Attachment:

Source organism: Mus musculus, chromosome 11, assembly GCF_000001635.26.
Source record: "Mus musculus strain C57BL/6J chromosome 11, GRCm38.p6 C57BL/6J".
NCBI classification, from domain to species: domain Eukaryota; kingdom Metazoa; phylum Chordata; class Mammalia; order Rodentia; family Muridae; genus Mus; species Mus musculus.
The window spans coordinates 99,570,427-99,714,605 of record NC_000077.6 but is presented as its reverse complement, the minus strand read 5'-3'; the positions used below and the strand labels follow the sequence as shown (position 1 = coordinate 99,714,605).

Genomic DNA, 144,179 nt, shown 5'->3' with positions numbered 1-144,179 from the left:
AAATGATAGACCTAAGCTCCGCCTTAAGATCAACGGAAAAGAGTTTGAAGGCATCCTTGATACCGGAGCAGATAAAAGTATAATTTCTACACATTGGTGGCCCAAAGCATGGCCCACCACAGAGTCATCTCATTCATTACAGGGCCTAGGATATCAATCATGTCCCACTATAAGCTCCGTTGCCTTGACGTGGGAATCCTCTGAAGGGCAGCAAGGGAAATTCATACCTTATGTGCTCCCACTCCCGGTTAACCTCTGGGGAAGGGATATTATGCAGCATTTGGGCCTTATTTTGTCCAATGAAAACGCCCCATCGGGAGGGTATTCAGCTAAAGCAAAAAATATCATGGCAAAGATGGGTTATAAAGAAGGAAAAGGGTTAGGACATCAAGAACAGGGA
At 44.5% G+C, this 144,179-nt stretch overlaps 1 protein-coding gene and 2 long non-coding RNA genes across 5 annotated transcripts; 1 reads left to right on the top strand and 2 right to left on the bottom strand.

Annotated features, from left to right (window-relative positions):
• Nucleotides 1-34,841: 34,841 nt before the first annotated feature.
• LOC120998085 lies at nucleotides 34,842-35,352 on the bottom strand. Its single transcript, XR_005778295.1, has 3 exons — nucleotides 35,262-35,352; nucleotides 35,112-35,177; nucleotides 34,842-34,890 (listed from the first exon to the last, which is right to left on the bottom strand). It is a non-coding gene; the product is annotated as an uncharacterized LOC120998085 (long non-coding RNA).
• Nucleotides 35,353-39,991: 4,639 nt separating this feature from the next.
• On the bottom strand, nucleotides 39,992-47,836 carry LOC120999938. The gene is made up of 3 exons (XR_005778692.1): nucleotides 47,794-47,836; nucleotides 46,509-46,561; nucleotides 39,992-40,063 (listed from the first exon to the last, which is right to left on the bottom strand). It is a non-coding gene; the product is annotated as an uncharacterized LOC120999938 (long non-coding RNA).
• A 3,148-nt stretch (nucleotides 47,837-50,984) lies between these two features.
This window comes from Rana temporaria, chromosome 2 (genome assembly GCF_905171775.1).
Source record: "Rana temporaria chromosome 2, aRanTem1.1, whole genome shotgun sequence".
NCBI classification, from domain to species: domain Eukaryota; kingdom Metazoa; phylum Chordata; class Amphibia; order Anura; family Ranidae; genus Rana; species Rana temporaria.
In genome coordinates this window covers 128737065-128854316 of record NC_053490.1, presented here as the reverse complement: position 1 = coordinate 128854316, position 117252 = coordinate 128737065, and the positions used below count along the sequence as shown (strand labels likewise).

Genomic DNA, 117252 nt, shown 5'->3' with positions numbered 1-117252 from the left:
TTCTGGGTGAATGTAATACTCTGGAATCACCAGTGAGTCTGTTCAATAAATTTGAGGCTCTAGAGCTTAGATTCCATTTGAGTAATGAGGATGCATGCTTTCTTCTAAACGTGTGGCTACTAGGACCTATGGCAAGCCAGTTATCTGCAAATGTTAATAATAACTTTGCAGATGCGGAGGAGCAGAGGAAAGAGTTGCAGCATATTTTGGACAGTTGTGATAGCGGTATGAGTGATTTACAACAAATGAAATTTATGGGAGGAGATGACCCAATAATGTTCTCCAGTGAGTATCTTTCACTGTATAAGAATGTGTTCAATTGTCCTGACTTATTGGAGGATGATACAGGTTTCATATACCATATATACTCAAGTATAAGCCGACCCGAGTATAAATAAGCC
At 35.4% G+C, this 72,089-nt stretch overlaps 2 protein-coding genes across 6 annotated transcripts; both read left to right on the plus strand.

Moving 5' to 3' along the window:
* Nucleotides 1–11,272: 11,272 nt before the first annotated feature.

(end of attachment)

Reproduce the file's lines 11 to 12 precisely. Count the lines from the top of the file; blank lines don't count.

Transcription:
• Nucleotides 35,353-39,991: 4,639 nt separating this feature from the next.
• On the bottom strand, nucleotides 39,992-47,836 carry LOC120999938. The gene is made up of 3 exons (XR_005778692.1): nucleotides 47,794-47,836; nucleotides 46,509-46,561; nucleotides 39,992-40,063 (listed from the first exon to the last, which is right to left on the bottom strand). It is a non-coding gene; the product is annotated as an uncharacterized LOC120999938 (long non-coding RNA).